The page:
miliarity, but, contrariwise, a little disagreement (which I did not hide from you), yet, considering the fervent zeal ye professed to teach Peter's true doctrine, that is to say, Christ's true doctrine, whereunto ye thought the doctrine of images, and holy water to put away devils, agreed not; I have willingly spent this time to communicate unto you my folly (if it be folly) plainly as it is; whereupon ye may have occasion the more substantially, fully, and plainly to open these matters for the relief of such as be fallen from the truth, and confirmation of those that receive and follow it; wherein it hath been ever much commended, to have such regard to histories of credit, and the continual use of the church, rather to shew how a thing continued from the beginning, as holy water and images have done, may be well used, than to follow the light rash eloquence, which is ever ad manum, to mock and improve that which is established. And yet again, I come to Marcellus, that made a cross in the water, and bade his deacon cast it abroad cum fide et zelo; after which sort if our holy water were used, I doubt not but there be many Marcellus's, and many Eliseus's, and many at whose prayer God forgiveth sin, if such as will enjoy that prayer have faith and zeal, as Equitius, and were as desirous to drive the devil out of the temple of their body and soul, as Equitius out of the temple of Jupiter. So as if holy use were coupled with holy water, there should be more plenty of holiness than there is; but, as men be profane in their living, so they cannot abide to have any thing effectually holy, not so much as bread and water; fearing lest they should take away sin from us, which we love so dearly well. Solus Christus peccata diluit, who sprinkleth his blood by his ministers, as he hath taught his spouse the church, in which those ministers be ordered, wherein "many ways maketh not many saviours," as ignorants do jest; whereof I need not speak further unto you, no more I needed not in the rest in respect of you; but, me thought, ye conjured all men in your sermon to say what they thought to you, Id quod hanc mihi expressit epistolam, quam boni consules; Et vale.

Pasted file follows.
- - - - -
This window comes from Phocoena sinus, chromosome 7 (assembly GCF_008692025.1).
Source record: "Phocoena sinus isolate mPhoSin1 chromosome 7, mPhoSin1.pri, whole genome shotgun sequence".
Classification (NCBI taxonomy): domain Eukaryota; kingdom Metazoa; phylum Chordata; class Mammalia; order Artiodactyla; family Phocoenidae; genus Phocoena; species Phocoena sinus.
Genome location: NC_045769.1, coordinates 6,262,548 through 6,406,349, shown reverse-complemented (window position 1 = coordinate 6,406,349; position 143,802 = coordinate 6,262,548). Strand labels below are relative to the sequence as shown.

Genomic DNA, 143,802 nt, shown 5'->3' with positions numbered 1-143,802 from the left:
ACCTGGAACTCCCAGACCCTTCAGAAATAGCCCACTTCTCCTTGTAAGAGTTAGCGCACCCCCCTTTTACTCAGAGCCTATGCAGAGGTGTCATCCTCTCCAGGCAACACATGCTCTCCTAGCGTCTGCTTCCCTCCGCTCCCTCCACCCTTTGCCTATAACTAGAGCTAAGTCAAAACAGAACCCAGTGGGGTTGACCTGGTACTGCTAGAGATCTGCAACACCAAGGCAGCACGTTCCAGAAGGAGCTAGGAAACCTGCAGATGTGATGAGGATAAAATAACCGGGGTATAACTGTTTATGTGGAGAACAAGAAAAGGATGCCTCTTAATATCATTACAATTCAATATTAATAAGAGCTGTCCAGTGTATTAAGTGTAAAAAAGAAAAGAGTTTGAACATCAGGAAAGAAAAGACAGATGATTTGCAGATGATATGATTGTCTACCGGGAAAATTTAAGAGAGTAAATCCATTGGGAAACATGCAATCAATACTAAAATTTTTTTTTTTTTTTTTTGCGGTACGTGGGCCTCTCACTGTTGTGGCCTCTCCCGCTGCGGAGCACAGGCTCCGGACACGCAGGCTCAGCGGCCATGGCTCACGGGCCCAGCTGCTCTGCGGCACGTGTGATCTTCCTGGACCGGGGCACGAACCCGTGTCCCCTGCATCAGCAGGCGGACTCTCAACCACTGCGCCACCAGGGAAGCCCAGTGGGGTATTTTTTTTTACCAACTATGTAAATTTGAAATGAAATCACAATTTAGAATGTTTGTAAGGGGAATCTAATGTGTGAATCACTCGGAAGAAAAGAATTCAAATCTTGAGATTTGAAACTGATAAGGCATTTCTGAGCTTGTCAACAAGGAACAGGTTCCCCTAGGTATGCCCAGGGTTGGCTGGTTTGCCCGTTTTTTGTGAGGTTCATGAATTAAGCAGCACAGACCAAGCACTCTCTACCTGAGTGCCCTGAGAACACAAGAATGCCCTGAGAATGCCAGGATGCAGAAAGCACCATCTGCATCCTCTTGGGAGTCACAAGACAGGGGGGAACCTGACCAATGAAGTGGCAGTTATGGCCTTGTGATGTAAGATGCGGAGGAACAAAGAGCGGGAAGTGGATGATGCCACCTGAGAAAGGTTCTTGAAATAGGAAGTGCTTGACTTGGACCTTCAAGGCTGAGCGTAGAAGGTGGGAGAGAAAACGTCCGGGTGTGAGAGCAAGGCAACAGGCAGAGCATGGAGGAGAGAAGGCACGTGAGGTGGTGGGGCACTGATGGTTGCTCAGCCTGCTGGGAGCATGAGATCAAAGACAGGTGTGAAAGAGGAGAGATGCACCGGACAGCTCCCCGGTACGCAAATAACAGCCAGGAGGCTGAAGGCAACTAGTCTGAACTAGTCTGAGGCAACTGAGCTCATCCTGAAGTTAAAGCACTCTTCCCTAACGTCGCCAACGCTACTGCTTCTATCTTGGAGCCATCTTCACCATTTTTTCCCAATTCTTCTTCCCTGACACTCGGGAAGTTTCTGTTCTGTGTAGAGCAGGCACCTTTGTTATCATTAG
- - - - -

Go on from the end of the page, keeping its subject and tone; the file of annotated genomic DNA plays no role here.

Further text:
Your loving friend,

STEPHEN WINCHESTER.

APPENDIX V.

Letter from the Protector Edward, Duke of Somerset, to DR RIDLEY.

From BURNET.